I believe it is true to say that quite a large number of women are deterred—not unreasonably deterred in my view—from pursuing their complaints. That in itself leads to miscarriages of justice. Like the noble Lord, Lord Lester, I do not support all the recommendations of Women Against Rape, but in its paper they make the point that only one in 200 reported rapes results in a conviction. I have no means of establishing whether that figure is entirely accurate, and perhaps it is a great exaggeration, but, even if it is, it still leaves a very worrying position.

This Bill helps in a number of ways. Earlier clauses of the Bill set out provisions to protect vulnerable witnesses through screens, video links and other arrangements which we have already discussed. The part of the Bill that we are discussing today also attempts to help. Although the Bill does not go as far as some would wish, these clauses as well as the earlier ones do help. I think they will mitigate the perceived ordeal of victims when they come to court, and if that leads to more cases being decided by the courts—either way, whether the accused is found guilty or not guilty—to me that would increase the possibility of justice being done in more cases.

It is important that we should do our best to lessen the fears of women in bringing cases, given the imbalance that has been suggested to us. That, in my judgment, is the bigger miscarriage of justice: at the present time. Therefore, I am prepared to support these clauses remaining in the Bill in order to deal with that bigger miscarriage of justice.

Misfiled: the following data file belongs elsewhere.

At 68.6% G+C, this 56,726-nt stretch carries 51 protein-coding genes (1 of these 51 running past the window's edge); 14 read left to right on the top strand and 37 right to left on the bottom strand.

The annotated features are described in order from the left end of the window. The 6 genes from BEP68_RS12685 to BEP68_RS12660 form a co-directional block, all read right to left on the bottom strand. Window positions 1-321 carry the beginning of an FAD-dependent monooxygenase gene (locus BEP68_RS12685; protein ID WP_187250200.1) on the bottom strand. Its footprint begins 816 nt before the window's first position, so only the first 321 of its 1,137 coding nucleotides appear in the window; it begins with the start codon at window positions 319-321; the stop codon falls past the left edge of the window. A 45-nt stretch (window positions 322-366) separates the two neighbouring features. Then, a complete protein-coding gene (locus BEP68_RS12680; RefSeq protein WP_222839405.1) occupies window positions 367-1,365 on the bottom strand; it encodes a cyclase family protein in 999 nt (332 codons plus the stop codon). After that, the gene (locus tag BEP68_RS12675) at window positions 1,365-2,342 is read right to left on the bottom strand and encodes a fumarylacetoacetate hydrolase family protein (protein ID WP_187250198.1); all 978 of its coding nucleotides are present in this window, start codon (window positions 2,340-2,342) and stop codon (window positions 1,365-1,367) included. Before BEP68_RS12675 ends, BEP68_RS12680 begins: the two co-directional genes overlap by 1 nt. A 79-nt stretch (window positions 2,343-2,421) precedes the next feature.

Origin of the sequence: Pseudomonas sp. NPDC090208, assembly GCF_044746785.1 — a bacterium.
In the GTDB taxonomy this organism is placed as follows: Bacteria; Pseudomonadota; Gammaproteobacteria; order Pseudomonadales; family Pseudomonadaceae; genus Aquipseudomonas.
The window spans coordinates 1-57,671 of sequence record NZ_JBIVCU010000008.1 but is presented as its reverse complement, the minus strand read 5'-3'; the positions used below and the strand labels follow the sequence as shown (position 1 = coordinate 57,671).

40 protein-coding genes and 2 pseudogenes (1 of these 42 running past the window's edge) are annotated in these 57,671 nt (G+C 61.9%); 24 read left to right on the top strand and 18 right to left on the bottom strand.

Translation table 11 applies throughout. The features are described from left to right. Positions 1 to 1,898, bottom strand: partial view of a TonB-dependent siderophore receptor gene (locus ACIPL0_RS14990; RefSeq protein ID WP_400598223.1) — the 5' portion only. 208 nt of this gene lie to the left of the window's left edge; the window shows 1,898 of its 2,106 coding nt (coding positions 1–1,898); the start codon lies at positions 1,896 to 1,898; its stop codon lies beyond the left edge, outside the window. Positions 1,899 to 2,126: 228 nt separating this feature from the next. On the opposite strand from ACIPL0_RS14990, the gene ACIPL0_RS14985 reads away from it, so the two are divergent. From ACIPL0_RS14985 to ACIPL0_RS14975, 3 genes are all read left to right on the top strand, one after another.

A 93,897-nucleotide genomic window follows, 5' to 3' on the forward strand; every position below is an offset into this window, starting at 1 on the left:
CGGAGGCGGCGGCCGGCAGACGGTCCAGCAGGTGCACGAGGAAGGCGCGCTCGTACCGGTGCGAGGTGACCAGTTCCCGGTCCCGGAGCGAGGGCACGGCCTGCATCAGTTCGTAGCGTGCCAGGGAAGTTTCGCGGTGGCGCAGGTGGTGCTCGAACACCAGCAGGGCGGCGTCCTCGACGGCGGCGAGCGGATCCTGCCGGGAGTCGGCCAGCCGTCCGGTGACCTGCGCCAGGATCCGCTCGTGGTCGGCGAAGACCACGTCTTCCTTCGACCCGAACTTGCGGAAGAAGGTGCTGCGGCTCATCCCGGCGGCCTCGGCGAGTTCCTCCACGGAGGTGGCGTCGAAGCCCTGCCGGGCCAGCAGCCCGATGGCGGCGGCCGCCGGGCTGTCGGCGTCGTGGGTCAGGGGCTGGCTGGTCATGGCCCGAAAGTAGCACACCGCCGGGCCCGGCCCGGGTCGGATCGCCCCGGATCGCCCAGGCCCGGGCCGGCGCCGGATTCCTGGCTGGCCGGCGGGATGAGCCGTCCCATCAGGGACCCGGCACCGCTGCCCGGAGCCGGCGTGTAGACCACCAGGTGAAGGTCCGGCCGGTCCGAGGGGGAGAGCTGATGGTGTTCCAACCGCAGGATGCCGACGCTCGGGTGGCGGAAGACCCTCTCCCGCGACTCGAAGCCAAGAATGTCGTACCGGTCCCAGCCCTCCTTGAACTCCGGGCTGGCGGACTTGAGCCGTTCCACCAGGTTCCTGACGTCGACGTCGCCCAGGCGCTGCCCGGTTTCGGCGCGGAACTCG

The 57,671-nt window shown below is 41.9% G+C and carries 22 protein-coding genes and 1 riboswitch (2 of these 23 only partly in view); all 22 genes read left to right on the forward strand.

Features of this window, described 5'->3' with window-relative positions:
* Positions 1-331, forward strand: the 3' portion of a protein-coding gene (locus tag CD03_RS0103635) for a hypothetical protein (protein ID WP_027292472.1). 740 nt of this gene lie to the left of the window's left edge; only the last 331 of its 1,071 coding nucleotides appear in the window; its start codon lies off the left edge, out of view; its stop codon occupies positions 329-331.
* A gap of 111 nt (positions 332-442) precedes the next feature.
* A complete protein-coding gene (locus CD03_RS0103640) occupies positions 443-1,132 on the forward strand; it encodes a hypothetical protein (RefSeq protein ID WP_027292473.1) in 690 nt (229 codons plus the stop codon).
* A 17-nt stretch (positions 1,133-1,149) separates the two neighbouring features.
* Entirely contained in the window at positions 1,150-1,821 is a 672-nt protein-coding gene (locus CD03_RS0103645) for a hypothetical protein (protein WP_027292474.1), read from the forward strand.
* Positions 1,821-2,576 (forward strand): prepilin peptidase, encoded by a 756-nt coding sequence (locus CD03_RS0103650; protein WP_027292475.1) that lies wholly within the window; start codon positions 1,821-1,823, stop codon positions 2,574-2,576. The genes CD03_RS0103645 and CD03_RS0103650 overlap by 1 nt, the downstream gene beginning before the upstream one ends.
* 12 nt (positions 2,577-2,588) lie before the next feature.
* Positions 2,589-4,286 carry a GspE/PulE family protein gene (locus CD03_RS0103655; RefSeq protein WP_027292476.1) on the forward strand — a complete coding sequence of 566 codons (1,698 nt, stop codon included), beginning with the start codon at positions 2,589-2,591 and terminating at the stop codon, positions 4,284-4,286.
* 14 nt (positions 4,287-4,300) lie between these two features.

Lord Williams of Mostyn

My Lords, normally your Lordships speak of the language of debate as being moderate. Therefore, it is something of a surprise to be accused of operating in total lunacy and, by the noble Lord, Lord Thomas, of having no argument apart from attacking the judges. I believe that no one could accuse me of attacking the judges. The first comment I made at the Despatch Box as a Home Office Minister was that we always hoped to give a decent regard to the opinions of the higher judiciary. I hope that I have demonstrated that. Even though I have not on every occasion agreed with every syllable pronounced, I can say that we always listen with care. If I may have corroboration of my "non-guilt", witness the amendments that I have tabled.